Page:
Drug Drop Off Box Program Dropped

File photo
Receptacles to collect unwanted medication that were installed at the CV Sheriff’s Station in 2011 were recently removed after safety concerns were raised.


The anonymous drop off boxes for unwanted and expired drugs which, until recently, had been in front of Los Angeles County Sheriff’s Dept. stations, have been removed as the program goes through a shift in policy.

“The original goal was for citizens to bring in discarded or expired medications and unwanted drugs. We found that some businesses were also utilizing the program to dispose of their bulk property drugs, and that in and of itself overburdened the system,” said Crescenta Valley Station Watch Commander Mark Slater. “So [because of] that, combined with some health and safety type issues of deputies handling the drugs, the sheriff decided that it was better to revamp the program and have more direct supervision.”

In addition to businesses utilizing the boxes, there have been some pretty shocking things found in boxes all over the county, said Lt. Mark Reyes of the LASD Narcotics Bureau.

“We needed to change the way we did business because of a Cal/OSHA complaint and because the old way we did business allowed for unsupervised drop offs. People were throwing colostomy bags in there, syringes, feces, even a handgun at one point because we weren’t monitoring what was going into those boxes,” Lt. Reyes said. “So we changed it to be a monitored program where [participants are] not going to be able to throw a colostomy bag or syringe in there. This is for the safety of personnel.”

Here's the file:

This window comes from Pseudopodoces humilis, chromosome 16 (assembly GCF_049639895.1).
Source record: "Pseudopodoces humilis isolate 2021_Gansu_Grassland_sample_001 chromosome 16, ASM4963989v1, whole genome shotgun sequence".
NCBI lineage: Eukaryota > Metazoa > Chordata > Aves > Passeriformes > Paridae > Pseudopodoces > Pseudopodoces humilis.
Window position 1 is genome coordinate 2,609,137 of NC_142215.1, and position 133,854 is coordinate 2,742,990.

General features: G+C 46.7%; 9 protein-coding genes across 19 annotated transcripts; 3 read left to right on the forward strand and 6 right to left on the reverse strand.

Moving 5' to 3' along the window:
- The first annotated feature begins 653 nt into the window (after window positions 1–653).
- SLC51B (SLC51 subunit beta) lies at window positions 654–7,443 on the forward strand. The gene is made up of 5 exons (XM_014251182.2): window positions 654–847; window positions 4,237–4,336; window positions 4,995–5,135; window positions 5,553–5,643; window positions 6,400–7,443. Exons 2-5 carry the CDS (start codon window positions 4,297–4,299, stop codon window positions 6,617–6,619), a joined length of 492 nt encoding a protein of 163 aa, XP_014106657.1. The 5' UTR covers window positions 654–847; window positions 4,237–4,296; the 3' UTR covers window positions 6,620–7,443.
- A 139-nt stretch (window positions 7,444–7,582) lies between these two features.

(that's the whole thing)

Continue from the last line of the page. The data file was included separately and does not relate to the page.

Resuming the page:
The decision was made in September to do away with the unsupervised box drop offs and switch to a more hands-on approach with a monitored program. The drug boxes were removed the first week of November, but the sharps deposit boxes will remain. The upcoming monitored program entails a monthly drug take back day at each station where the public can come to discard their unwanted and expired drugs with a no-questions-asked policy for whatever drugs may come in. The drugs will then be stored, collected and destroyed in bulk quarterly.

“Each station will be responsible for [its own take back event]; the narcotics division is no longer responsible for it. Each station individually will set their take back event day once a month and put it on their station website to let the public know and they will supervise what’s going into those boxes,” Lt. Reyes said.

For anyone who may still need to drop off drugs and cannot make it to the monthly event, over 300 Walgreens’ locations offer safe drug drop off kiosks, and the Drug Enforcement Agency also hosts take back days twice yearly.

“If somebody wants to do it any day of the week, if they’re savvy enough, they can look and there is somewhere to [drop off] the drugs. We are only opening for this once a month at each station,” Lt. Reyes said.

As details are finalized for the upcoming take back day event, they will be publicized by the CV Sheriff’s Station and listed on its website at crescentavalley.lasd.org.

“We’re just hoping to make it a better environment for both the department employees and the citizens to discard the medication,” Slater said.